Grace was awesome. She is a good example of the people that care for youth in group homes. Sometimes I wondered if her dedication was realistic. She followed a traumatized teen to her home, a trip that must have taken hours. She stays at the hospital after another teen attempts suicide with his very own blood on her shirt. She even smashes the windows of an abusive fathers car with a baseball bat, only after she decides not to smash his face.
From Lynsey Clark, a graduate student at California-Berkeley’s School of Social Welfare:
The heart of the film lies in the bonds between the young staff and the residents, which provide moments of catharsis and poignancy, but not in the usual places.
It’s these moments of realness that gives the film authenticity, which may be credited to Cretton’s experience working in foster homes before turning to filmmaking. This authenticity is also reflected in the characters development, which is anything but the stereotypical.
Its characters are complex, smart, and surprising. Marcus, the young man on the verge of aging out of the foster care system, is initially depicted as volatile and angry but proves to be intelligent and articulate when expressing his feelings toward the abuse he experienced while selling drugs as a ten year old for his strung out mother. Jayden the unfriendly Goth girl from a nice house in the suburbs hides her bruises.
From Justin Pye, a graduate student at California-Berkeley’s School of Journalism:
The dynamic between Grace and Jayden illustrated one of the most difficult situations service providers face: trying not to get too involved. It was obvious that Grace saw herself in Jayden and wanted to help.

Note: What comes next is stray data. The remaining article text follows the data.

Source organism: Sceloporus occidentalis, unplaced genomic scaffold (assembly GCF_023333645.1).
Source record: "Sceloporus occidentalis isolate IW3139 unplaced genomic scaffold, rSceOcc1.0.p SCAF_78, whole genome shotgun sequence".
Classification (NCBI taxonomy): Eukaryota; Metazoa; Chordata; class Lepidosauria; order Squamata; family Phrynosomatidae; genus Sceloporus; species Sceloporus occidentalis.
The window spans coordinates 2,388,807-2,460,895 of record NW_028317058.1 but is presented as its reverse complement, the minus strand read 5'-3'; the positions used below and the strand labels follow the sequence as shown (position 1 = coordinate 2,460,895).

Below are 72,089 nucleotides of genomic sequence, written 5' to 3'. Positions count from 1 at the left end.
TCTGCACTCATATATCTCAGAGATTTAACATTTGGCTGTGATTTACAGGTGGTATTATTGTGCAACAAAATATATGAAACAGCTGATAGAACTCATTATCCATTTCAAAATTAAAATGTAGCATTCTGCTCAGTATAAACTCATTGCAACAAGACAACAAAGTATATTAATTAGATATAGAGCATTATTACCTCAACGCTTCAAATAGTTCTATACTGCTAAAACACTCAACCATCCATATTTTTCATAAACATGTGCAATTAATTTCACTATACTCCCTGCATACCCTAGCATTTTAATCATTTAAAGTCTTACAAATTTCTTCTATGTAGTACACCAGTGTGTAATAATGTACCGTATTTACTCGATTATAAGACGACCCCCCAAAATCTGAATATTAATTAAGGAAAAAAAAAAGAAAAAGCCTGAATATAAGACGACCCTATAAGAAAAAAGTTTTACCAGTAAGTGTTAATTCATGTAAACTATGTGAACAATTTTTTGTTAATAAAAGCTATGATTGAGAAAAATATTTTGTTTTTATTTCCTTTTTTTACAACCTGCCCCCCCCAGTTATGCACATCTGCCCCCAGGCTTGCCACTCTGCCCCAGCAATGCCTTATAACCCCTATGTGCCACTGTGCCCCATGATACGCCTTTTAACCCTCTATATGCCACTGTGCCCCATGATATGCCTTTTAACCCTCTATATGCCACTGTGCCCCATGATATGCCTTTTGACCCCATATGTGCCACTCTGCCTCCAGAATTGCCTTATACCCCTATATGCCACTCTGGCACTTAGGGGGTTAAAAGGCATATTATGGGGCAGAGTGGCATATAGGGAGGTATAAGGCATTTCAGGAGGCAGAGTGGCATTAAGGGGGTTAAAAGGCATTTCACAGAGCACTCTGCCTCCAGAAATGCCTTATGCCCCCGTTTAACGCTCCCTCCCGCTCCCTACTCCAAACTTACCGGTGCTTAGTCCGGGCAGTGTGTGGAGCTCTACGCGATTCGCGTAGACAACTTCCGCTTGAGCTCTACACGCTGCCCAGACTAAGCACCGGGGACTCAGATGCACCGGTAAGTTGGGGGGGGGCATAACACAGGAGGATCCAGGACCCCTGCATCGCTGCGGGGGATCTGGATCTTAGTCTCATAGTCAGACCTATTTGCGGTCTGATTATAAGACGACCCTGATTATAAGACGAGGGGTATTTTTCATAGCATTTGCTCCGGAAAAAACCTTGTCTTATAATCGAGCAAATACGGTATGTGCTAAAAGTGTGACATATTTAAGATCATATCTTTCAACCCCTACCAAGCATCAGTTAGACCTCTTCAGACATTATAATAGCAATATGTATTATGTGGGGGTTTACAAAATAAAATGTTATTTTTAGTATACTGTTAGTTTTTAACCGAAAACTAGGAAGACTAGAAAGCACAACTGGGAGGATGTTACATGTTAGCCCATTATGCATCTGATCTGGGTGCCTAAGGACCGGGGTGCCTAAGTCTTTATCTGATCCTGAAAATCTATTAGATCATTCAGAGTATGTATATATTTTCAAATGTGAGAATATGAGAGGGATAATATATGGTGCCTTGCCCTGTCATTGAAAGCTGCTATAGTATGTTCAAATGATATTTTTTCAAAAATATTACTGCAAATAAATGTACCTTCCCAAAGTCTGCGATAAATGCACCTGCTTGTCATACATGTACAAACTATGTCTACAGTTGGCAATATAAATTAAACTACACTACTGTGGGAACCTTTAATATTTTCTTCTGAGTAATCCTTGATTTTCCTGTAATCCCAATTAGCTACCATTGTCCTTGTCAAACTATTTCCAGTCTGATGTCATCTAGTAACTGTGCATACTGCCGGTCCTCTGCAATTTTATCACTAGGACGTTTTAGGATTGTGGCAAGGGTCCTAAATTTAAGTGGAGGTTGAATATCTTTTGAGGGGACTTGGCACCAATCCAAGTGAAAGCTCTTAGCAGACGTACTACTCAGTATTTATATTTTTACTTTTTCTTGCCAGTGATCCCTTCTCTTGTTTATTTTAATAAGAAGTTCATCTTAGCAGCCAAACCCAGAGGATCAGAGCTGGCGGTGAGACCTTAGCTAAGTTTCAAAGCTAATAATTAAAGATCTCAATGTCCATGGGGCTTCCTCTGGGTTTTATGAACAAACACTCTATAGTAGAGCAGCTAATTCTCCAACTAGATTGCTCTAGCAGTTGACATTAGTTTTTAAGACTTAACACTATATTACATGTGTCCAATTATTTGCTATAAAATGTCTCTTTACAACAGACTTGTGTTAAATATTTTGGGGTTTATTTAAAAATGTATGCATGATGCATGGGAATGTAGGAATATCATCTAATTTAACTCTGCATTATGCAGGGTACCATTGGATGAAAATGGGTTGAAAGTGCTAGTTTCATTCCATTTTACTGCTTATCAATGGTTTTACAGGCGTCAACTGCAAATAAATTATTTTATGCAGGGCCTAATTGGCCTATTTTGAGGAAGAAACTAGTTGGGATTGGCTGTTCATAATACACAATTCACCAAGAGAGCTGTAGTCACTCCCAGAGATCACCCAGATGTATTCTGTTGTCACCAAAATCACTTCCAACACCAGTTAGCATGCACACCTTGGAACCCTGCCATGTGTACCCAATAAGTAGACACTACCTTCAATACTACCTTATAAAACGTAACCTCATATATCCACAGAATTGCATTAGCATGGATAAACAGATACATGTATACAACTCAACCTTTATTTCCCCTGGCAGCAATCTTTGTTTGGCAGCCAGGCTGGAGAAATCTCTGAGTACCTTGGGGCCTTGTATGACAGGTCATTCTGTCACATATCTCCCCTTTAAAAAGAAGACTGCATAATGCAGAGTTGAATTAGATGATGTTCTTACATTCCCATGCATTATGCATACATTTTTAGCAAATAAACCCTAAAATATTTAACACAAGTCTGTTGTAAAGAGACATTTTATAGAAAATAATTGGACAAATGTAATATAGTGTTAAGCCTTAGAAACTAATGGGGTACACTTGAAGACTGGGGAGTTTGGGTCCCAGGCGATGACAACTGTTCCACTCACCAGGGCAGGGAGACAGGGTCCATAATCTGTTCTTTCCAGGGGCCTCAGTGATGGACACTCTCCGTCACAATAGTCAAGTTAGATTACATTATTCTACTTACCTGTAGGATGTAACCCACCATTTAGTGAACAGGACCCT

While the baseball bat incident (though well-played) was cinematic and over the top, it shows how easy it is to get too involved in a kid’s life. In the end, their relationship represents the necessity for emancipated youth and other survivors of abuse/neglect to participate in the child welfare system. Sometimes those who have experienced abuse are better able to recognize the signs. Signs, which if gone unnoticed, can cause the system to release a child into the hands of his/her abuser.
From Evan Molineux, summer intern for Fostering Media Connections and student at Claremont McKenna College:
The only people in the film that are able to truly understand the raw emotions of the children living in the home are their caregivers who have been in their shoes and experienced similar trauma. They do not try and correct the minds of the children or offer advice in an attempt to change them, but instead realize that they are there to create a safe environment. The caregivers recognize that no matter what they do, they will not be able to erase the trauma and hardships faced by these kids but understand that by providing them with a caring environment they can lay the foundation for a meaningful future.
From John Kelly, editor-in-chief, The Chronicle of Social Change:
In Cretton’s world, authenticity becomes the currency of competence for adults at Short Term 12. Grace and Mason, the two veterans of the place, earn the respect of the youths at least in part because they both had personal experiences with abuse and abandonment. A new staffer, clowned by the kids upon arrival for his insincere words and actions, gains credibility as he lets his guard down and takes an interest.
Cretton’s is not a film meant to push the discussion one way or another on group care, though I think it makes a subtle and artistic statement on the potential price of staff turnover in this field. It is a reminder that the innate humanity of the child welfare system is its greatest asset and challenge, a fact that should be remembered in every discussion of federal law, state policy and program evaluation.